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HealthNotes

Calcium Supplements Come in So Many Forms–Which Is Best?

Expert Advice from Suzanne Dixon, MPH, MS, RD
Calcium Supplements Come in So Many Forms–Which Is Best?: Main Image
Taking calcium supplements throughout the day, so you get no more than 300 mg at one time, may improve absorption
A: To avoid excess calcium intake, tally up all sources of calcium in a typical day of eating, including calcium-fortified foods such as orange juice and cereal. Aim to reach the recommended intake, and only add a calcium supplement if diet alone doesn’t get you there.

Supplement smarts

If you and your doctor think there might be benefit in supplementing calcium, keep the following in mind when deciding on which supplemental form of calcium may be best for you:

  • Calcium citrate malate (CCM): Well-absorbed by the body, this form may be more effective for keeping bones strong compared with others
  • Calcium citrate: The calcium salt of citric acid (different from CCM), which some tolerate better
  • Calcium carbonate: The main ingredient of antacids such as Tums®; the calcium absorption is comparable to the absorption of calcium from milk, except for people with low stomach acid, who won’t absorb calcium carbonate unless they take it with a meal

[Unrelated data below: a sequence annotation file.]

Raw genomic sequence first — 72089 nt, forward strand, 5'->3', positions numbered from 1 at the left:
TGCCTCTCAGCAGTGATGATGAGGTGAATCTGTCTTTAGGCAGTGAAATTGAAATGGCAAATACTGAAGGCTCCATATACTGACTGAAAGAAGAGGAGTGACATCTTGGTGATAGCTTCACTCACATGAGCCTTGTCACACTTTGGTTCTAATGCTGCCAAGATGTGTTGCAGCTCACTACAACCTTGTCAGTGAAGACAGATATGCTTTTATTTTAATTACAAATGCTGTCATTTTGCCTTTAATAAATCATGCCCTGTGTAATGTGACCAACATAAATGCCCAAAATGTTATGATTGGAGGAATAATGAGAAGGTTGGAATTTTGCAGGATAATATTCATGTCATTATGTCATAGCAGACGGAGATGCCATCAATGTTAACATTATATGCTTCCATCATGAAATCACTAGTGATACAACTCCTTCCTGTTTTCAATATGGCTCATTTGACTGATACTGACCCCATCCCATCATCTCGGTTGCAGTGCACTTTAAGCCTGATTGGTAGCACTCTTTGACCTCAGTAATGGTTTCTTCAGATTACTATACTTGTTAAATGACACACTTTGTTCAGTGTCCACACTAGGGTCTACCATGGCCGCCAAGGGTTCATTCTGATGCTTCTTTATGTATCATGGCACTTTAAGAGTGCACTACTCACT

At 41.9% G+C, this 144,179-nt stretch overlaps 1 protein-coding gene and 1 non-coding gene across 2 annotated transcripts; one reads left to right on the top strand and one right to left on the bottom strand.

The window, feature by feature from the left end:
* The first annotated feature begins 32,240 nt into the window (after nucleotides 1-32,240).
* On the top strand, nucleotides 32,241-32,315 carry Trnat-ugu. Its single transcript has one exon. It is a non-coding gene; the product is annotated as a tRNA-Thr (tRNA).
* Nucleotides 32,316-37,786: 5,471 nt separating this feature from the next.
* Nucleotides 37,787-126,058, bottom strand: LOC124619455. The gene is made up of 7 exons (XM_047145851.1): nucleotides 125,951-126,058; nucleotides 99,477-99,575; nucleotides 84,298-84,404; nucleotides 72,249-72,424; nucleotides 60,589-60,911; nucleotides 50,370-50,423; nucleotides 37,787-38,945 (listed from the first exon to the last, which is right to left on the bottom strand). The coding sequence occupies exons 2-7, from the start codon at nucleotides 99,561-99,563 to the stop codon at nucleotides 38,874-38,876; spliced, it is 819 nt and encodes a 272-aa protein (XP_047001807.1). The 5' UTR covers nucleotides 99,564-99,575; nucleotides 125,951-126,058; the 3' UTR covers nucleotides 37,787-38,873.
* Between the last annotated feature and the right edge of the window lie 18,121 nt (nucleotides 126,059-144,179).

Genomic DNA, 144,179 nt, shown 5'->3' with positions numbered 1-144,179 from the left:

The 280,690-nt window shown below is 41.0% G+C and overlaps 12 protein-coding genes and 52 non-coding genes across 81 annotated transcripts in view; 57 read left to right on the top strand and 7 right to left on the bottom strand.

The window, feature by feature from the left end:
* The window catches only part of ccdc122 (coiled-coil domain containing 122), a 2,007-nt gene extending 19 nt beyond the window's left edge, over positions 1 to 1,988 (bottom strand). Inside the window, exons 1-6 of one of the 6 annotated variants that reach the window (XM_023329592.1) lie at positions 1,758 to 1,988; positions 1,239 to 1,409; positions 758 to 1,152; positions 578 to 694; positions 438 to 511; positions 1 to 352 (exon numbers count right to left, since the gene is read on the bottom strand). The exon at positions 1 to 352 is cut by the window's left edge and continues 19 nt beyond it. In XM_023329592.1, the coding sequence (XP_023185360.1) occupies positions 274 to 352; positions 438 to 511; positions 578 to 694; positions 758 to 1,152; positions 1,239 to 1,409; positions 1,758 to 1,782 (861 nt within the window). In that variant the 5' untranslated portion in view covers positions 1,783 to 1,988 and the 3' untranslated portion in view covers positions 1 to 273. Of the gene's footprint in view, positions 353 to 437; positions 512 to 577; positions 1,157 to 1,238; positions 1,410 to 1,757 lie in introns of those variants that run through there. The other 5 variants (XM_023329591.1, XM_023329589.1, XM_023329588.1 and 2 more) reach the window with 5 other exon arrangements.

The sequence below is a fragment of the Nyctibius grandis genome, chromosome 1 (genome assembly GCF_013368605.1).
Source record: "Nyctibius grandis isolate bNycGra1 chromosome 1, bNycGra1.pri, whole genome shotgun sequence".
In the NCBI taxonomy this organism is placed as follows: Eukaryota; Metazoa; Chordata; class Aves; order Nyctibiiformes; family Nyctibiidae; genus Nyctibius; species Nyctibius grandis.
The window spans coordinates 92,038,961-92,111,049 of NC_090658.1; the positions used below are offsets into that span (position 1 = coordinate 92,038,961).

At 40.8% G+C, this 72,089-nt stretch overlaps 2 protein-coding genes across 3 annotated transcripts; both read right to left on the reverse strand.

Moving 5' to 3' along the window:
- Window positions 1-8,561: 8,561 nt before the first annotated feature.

• Calcium amino acid chelates: Not well studied, though they appear to be well-absorbed by the body
  • Microcrystalline hydroxyapatite: In people with certain conditions, this bonemeal variation has been shown to build bone mass

Too much calcium from dietary supplements may lead to constipation, bloating, and gas, and whatever supplement you use, spreading them out throughout the day, so you get no more than 300 mg at one time, may improve absorption.

Finally, if bone health is your goal, make sure you get enough vitamin D, magnesium, and vitamin K. If you’re low in these other critical nutrients, supplementing calcium alone is unlikely to improve bone health.

Suzanne Dixon, MPH, MS, RD, an author, speaker, and internationally recognized expert in chronic disease prevention, epidemiology, and nutrition, has taught medical, nursing, public health, and alternative medicine coursework. She has delivered over 150 invited lectures to health professionals and consumers and is the creator of a nutrition website acclaimed by the New York Times and Time magazine. Suzanne received her training in epidemiology and nutrition at the University of Michigan, School of Public Health at Ann Arbor.

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